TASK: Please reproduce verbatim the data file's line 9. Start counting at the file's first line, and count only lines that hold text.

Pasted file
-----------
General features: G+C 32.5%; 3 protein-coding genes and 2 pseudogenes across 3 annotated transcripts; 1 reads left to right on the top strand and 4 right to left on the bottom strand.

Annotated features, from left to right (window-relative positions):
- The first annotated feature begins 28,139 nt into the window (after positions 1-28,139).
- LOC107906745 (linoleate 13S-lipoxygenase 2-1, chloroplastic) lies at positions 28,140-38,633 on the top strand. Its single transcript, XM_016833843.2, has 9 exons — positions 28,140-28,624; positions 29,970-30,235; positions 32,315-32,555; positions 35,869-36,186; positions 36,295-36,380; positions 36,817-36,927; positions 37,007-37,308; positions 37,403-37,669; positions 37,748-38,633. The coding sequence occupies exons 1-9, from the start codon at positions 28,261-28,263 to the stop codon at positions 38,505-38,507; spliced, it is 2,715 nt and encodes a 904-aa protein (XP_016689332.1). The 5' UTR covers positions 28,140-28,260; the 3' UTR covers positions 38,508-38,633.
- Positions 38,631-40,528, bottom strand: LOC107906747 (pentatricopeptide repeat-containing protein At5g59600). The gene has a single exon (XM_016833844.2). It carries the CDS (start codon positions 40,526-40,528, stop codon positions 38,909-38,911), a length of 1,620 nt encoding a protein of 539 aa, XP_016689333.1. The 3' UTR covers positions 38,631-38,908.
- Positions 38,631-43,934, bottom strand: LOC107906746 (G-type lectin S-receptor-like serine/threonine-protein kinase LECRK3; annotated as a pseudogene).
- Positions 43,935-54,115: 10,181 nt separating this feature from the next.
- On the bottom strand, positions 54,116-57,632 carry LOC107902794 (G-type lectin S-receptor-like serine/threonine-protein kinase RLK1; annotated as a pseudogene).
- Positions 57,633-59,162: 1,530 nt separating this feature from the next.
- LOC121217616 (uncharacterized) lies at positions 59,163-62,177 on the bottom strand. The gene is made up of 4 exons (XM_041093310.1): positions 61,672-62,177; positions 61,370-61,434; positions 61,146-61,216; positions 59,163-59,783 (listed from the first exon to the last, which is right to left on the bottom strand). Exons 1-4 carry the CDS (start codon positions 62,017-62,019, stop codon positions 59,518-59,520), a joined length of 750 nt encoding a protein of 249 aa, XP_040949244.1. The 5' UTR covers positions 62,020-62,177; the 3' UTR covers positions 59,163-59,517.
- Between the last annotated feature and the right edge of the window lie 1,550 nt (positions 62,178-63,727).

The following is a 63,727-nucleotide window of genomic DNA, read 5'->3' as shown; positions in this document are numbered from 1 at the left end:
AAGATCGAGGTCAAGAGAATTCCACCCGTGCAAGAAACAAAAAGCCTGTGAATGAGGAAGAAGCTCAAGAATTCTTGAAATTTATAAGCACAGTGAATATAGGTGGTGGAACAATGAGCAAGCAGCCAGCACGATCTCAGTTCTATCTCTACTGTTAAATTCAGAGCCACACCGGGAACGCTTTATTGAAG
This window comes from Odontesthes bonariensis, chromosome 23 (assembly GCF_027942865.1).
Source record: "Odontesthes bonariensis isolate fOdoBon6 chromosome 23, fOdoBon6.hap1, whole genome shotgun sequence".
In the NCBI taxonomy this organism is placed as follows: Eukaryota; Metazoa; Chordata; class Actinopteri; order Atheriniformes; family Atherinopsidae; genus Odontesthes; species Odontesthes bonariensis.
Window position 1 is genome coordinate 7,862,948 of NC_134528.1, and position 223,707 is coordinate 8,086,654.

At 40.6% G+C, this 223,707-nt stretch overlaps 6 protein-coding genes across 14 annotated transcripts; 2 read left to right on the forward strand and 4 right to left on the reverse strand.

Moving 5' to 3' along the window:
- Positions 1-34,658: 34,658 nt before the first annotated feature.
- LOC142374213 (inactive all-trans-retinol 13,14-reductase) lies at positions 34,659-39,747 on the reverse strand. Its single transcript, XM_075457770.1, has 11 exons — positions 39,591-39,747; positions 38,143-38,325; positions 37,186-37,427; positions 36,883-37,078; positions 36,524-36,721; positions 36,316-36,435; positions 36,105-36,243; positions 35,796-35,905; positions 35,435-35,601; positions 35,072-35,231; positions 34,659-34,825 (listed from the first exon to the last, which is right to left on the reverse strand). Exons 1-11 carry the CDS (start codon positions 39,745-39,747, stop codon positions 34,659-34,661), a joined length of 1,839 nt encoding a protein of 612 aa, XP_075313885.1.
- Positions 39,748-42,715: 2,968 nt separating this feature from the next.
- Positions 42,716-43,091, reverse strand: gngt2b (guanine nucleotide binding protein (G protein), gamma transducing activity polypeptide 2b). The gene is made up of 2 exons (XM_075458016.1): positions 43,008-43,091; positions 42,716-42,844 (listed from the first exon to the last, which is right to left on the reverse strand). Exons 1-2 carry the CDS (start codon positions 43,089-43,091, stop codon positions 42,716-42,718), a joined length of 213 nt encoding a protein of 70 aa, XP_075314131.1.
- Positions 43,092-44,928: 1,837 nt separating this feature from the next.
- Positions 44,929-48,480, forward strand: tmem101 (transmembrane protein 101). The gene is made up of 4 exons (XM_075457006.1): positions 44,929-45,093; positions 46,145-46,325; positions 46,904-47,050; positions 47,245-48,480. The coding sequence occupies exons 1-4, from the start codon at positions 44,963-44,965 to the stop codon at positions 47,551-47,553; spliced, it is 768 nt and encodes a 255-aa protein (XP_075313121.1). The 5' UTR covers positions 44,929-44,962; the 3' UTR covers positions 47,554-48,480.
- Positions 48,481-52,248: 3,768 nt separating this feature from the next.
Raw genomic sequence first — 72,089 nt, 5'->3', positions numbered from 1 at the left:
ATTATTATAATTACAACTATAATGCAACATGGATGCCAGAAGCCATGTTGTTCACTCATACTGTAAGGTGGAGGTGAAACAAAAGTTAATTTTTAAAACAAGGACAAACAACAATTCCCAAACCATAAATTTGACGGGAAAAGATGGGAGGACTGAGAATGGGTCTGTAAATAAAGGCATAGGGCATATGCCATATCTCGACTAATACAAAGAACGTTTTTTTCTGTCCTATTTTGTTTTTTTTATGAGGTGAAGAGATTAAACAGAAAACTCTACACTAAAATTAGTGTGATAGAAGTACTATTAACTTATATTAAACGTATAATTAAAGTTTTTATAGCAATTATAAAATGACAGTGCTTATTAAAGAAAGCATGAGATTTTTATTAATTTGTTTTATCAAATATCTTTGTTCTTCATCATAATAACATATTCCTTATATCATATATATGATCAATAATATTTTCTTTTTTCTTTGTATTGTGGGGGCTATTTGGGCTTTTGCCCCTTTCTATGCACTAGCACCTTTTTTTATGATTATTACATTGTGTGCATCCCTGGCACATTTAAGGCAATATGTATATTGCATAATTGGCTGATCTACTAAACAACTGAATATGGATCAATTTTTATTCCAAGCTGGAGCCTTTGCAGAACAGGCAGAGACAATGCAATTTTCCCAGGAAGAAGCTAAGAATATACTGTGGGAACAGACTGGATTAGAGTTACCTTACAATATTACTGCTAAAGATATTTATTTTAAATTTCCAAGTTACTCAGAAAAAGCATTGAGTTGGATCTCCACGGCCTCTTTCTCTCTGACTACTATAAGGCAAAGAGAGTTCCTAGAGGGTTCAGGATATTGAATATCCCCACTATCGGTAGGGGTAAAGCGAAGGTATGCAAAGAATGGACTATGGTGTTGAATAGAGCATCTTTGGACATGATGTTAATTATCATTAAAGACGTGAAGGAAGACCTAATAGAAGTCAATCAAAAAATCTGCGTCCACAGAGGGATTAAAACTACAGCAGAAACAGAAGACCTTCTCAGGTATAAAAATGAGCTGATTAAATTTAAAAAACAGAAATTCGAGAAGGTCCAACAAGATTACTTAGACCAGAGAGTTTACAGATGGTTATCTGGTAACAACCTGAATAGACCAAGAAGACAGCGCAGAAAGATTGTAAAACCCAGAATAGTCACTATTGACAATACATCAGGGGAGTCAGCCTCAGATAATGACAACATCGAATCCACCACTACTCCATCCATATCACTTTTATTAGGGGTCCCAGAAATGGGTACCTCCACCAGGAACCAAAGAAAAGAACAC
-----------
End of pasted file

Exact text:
- Positions 57,633-59,162: 1,530 nt separating this feature from the next.